Why the U.S. can't inflate its way out of debt

By Jeanne Sahadi, senior writer


NEW YORK (CNNMoney.com) -- It's dawning on people that getting a handle on burgeoning U.S. debt will be a long and hard process.

So if lawmakers can't agree on a credible plan, some have suggested that the country could just "inflate its way" out of its fiscal ditch.

The idea: Pursue policies that boost prices and wages and erode the value of the currency.

The United States would owe the same amount of actual dollars to its creditors -- but the debt becomes easier to pay off because the dollar becomes less valuable.

That's hardly a good plan, say a bevy of debt experts and economists.

"Many countries have tried this and they've all failed," said Mark Zandi, chief economist at Moody's Economy.com.

It's true that inflation could reduce a small portion of U.S. debt. The International Monetary Fund (IMF) estimates that in advanced economies less than a quarter of the anticipated growth in the debt-to-GDP ratio would be reduced by inflation.

But the mother lode of the country's looming debt burden would remain and the negative effects of inflation could create a whole new set of problems.

For starters, a lot of government spending is tied to inflation. So when inflation rises, so do government obligations, said Donald Marron, a former acting director of the Congressional Budget Office (CBO), in testimony before the Senate Budget Committee.

"[W]e have an enormous number of spending programs, Social Security being the most obvious, that are indexed. If inflation goes up, there's a one-for-one increase in our spending. And that's also true in many of the payment rates in Medicare and other programs," he said.

Inflation would also make future U.S. debt more expensive, because inflation tends to push up interest rates. And the Treasury will have to refinance $5 trillion worth of short-term debt between now and 2015.

"[The debt's] value could go down for a couple of years because of surprise inflation. But then ... the market's going to charge you a premium interest rate and say 'you fooled us once but this time we're going to charge you a much higher rate on your three-year bonds,'" Marron said.

The Treasury is increasing the average term of its debt issuance so it can lock in rates for a longer time and reduce the risk of a sudden spike in borrowing costs. But moving that average higher won't happen overnight. And, in any case, short-term debt will always be part of the mix.

Another potential concern: Treasury inflation-protected securities (TIPS), which have maturities of 5, 10 and 20 years. They make up less than 10% of U.S. debt outstanding currently, but the Government Accountability Office has recommended Treasury offer more TIPS as part of its strategy to lengthen the average maturity on U.S. debt.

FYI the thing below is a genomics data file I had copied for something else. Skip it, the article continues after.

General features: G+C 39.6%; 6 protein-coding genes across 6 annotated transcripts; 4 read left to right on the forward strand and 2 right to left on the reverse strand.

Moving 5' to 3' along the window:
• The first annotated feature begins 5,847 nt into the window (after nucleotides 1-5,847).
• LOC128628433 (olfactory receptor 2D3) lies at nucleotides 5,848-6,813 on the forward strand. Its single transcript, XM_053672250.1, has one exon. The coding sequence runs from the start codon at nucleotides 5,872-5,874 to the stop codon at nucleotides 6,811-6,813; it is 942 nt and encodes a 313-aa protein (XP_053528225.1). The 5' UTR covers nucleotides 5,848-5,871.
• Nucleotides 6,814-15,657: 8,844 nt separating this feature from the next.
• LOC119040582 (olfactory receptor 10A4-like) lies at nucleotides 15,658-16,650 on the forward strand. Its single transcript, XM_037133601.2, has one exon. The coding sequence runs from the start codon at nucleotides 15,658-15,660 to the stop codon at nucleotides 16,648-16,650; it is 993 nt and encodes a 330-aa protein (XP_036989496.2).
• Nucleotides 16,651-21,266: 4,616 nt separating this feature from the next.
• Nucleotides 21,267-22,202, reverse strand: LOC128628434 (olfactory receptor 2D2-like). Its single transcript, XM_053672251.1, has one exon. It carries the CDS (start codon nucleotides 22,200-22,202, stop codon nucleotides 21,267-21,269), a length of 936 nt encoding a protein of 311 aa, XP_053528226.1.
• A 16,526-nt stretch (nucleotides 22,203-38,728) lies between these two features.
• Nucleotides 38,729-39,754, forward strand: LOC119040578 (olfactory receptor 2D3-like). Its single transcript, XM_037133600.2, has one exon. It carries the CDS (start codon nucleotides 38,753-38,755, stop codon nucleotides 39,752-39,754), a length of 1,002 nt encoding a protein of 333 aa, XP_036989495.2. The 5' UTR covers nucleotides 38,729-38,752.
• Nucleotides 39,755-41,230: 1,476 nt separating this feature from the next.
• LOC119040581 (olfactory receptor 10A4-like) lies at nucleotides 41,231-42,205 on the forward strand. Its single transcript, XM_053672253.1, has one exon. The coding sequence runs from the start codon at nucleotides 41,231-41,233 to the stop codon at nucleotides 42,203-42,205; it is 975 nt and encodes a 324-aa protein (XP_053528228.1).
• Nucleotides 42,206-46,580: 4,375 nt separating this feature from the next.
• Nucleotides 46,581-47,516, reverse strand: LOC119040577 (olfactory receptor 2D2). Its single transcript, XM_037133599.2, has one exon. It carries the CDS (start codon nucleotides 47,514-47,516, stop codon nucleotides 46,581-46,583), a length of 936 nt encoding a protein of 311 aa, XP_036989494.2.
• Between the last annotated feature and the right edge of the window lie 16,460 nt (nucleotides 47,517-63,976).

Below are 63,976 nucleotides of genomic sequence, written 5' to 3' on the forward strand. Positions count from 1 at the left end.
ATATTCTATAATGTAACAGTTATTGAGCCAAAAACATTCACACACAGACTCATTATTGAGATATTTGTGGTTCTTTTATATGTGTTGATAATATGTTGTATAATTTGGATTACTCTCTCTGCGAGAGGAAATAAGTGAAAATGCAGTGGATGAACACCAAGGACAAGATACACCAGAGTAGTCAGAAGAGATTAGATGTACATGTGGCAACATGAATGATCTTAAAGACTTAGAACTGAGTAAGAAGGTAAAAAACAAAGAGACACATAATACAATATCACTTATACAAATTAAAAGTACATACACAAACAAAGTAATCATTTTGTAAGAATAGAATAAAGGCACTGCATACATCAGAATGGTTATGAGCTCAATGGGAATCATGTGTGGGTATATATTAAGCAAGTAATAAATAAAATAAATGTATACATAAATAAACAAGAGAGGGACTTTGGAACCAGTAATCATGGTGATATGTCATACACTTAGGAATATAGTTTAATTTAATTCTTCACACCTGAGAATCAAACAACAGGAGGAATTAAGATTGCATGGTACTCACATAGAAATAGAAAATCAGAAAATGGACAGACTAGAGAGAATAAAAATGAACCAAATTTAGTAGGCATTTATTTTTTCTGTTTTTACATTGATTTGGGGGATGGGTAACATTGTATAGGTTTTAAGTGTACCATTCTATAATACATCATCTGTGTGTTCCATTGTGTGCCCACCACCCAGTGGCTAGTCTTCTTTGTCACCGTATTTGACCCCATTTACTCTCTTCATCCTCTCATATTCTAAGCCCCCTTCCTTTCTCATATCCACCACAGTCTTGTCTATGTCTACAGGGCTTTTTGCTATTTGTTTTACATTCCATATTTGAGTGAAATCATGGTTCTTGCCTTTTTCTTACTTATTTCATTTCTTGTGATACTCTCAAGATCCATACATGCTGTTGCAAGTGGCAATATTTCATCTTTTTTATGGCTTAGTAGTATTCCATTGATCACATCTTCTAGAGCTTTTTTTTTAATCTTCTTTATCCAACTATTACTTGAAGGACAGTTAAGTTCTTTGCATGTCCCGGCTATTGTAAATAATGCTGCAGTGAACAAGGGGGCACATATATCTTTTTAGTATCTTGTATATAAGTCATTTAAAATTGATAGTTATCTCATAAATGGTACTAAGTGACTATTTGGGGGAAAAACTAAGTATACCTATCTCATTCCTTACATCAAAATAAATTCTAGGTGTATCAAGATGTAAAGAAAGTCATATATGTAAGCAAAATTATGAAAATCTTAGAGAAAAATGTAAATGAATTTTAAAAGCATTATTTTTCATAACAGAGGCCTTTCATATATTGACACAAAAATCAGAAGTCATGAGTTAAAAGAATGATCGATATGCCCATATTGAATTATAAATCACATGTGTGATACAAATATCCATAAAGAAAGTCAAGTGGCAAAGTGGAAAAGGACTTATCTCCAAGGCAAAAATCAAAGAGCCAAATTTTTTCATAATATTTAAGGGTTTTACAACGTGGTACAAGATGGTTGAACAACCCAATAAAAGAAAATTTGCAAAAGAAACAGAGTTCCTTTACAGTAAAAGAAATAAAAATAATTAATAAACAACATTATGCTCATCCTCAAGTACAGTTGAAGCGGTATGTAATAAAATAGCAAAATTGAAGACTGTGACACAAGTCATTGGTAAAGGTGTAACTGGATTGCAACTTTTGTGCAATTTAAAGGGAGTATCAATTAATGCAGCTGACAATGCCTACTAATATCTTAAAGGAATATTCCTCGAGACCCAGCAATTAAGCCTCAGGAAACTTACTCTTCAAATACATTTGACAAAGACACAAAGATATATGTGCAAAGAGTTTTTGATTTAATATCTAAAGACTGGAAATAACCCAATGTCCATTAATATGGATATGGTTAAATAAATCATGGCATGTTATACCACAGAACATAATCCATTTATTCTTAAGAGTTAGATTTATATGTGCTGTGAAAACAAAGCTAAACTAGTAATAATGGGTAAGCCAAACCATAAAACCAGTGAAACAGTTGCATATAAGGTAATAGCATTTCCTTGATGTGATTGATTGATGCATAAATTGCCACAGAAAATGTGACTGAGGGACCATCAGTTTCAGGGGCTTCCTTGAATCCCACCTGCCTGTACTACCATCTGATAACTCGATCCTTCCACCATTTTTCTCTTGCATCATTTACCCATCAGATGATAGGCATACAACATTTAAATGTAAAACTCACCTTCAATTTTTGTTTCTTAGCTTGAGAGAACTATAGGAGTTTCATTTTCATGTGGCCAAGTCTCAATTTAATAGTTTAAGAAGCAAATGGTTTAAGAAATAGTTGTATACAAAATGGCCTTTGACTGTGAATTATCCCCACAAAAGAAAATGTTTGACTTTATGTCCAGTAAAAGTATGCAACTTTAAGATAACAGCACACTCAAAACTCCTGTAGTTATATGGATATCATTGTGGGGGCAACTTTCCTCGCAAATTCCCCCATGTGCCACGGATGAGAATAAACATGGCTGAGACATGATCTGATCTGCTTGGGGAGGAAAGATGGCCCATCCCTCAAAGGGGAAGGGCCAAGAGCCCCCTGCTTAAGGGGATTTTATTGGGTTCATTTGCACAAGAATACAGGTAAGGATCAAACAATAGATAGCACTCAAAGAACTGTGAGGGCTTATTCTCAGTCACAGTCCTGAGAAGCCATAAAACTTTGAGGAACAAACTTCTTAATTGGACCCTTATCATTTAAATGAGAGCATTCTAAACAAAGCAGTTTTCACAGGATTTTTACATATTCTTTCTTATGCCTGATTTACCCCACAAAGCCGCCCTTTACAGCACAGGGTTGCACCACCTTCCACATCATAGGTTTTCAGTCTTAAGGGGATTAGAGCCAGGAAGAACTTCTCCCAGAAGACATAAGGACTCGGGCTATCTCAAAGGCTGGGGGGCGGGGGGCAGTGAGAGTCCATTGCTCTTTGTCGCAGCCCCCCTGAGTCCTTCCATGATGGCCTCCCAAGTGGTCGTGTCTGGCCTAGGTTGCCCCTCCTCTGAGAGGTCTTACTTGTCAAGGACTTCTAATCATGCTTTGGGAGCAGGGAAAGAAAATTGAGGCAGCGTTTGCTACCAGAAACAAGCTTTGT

The higher inflation goes, of course, the more the Treasury will owe on its TIPS.

Just last week, the CBO noted that interest paid on U.S. debt had risen 39% during the first five months of this fiscal year relative to the same period a year ago. "That increase is largely a result of adjustments for inflation to indexed securities, which were negative early last year," according to the agency's monthly budget review.

What's more, the knock-on effects of inflation are not pretty. A recent report from the IMF outlined some of them: reduced economic growth, increased social and political stress and added strain on the poor -- whose incomes aren't likely to keep pace with the increase in food prices and other basics. That, in turn, could increase pressure on the government to provide aid -- aid which would need to keep pace with inflation.

More viable alternatives

So where does that leave lawmakers? Facing tough choices.

Deficit hawks and market experts have been calling on lawmakers to come up with a strategy to stabilize the growth in U.S. debt, which would be implemented only after the economy recovers more fully.

The idea is to signal to the markets that the country is serious about getting its longer term debt under control so that the burden of paying it back doesn't consume an ever-increasing share of the federal budget.

The recommended exit strategies are pretty basic, if unpopular: tax increases and spending cuts.

Economic growth will play a key role as well -- since a strong economy produces more tax revenue. But the country cannot grow its way out of its problems.

To do that, the economy would have to expand at Herculean rates annually from here on out. And even the most optimistic economist doesn't see that on the horizon. To top of page

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